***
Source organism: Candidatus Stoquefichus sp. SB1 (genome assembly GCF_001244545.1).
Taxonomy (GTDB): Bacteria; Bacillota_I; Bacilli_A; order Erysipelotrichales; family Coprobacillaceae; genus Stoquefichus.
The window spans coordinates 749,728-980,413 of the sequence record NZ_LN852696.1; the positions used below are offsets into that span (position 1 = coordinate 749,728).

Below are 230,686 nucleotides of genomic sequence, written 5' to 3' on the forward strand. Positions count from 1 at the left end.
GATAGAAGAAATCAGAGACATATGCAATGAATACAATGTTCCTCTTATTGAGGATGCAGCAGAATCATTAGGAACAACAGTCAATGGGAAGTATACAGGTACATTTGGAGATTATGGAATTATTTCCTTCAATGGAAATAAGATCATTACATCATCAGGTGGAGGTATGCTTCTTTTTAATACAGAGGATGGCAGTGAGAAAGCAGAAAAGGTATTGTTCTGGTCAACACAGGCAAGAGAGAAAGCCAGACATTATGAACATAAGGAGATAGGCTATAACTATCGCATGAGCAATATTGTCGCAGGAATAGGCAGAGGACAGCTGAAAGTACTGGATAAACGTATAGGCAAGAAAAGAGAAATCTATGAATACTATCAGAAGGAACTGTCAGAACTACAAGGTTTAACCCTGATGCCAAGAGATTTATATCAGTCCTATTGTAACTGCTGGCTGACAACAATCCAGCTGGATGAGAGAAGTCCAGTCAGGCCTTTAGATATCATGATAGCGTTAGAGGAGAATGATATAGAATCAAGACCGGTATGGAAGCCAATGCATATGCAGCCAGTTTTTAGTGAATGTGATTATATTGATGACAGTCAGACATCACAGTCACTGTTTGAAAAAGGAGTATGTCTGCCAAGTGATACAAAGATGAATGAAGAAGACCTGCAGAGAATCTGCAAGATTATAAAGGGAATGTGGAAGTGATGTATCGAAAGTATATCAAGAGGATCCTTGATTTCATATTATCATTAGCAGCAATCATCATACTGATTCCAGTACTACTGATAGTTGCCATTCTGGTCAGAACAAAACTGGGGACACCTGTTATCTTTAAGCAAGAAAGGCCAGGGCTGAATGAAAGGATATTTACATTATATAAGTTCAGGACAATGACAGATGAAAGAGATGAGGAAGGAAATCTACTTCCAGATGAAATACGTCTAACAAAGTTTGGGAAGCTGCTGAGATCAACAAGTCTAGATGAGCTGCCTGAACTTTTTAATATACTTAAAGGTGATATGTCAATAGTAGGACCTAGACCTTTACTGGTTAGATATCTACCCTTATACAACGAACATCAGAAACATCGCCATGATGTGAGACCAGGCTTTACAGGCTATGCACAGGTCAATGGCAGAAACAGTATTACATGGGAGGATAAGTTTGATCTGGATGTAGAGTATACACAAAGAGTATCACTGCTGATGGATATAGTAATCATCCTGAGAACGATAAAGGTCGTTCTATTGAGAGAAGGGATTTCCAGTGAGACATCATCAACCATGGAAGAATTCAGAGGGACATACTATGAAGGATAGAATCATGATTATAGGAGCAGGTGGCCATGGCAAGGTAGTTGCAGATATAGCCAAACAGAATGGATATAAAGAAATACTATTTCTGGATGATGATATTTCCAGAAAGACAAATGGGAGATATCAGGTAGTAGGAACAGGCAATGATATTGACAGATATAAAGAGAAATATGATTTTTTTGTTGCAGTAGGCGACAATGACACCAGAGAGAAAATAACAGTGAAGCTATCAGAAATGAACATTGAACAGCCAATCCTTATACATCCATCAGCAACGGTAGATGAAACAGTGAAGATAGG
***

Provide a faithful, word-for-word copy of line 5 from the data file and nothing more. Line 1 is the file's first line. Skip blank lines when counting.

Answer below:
GATAGAAGAAATCAGAGACATATGCAATGAATACAATGTTCCTCTTATTGAGGATGCAGCAGAATCATTAGGAACAACAGTCAATGGGAAGTATACAGGTACATTTGGAGATTATGGAATTATTTCCTTCAATGGAAATAAGATCATTACATCATCAGGTGGAGGTATGCTTCTTTTTAATACAGAGGATGGCAGTGAGAAAGCAGAAAAGGTATTGTTCTGGTCAACACAGGCAAGAGAGAAAGCCAGACATTATGAACATAAGGAGATAGGCTATAACTATCGCATGAGCAATATTGTCGCAGGAATAGGCAGAGGACAGCTGAAAGTACTGGATAAACGTATAGGCAAGAAAAGAGAAATCTATGAATACTATCAGAAGGAACTGTCAGAACTACAAGGTTTAACCCTGATGCCAAGAGATTTATATCAGTCCTATTGTAACTGCTGGCTGACAACAATCCAGCTGGATGAGAGAAGTCCAGTCAGGCCTTTAGATATCATGATAGCGTTAGAGGAGAATGATATAGAATCAAGACCGGTATGGAAGCCAATGCATATGCAGCCAGTTTTTAGTGAATGTGATTATATTGATGACAGTCAGACATCACAGTCACTGTTTGAAAAAGGAGTATGTCTGCCAAGTGATACAAAGATGAATGAAGAAGACCTGCAGAGAATCTGCAAGATTATAAAGGGAATGTGGAAGTGATGTATCGAAAGTATATCAAGAGGATCCTTGATTTCATATTATCATTAGCAGCAATCATCATACTGATTCCAGTACTACTGATAGTTGCCATTCTGGTCAGAACAAAACTGGGGACACCTGTTATCTTTAAGCAAGAAAGGCCAGGGCTGAATGAAAGGATATTTACATTATATAAGTTCAGGACAATGACAGATGAAAGAGATGAGGAAGGAAATCTACTTCCAGATGAAATACGTCTAACAAAGTTTGGGAAGCTGCTGAGATCAACAAGTCTAGATGAGCTGCCTGAACTTTTTAATATACTTAAAGGTGATATGTCAATAGTAGGACCTAGACCTTTACTGGTTAGATATCTACCCTTATACAACGAACATCAGAAACATCGCCATGATGTGAGACCAGGCTTTACAGGCTATGCACAGGTCAATGGCAGAAACAGTATTACATGGGAGGATAAGTTTGATCTGGATGTAGAGTATACACAAAGAGTATCACTGCTGATGGATATAGTAATCATCCTGAGAACGATAAAGGTCGTTCTATTGAGAGAAGGGATTTCCAGTGAGACATCATCAACCATGGAAGAATTCAGAGGGACATACTATGAAGGATAGAATCATGATTATAGGAGCAGGTGGCCATGGCAAGGTAGTTGCAGATATAGCCAAACAGAATGGATATAAAGAAATACTATTTCTGGATGATGATATTTCCAGAAAGACAAATGGGAGATATCAGGTAGTAGGAACAGGCAATGATATTGACAGATATAAAGAGAAATATGATTTTTTTGTTGCAGTAGGCGACAATGACACCAGAGAGAAAATAACAGTGAAGCTATCAGAAATGAACATTGAACAGCCAATCCTTATACATCCATCAGCAACGGTAGATGAAACAGTGAAGATAGG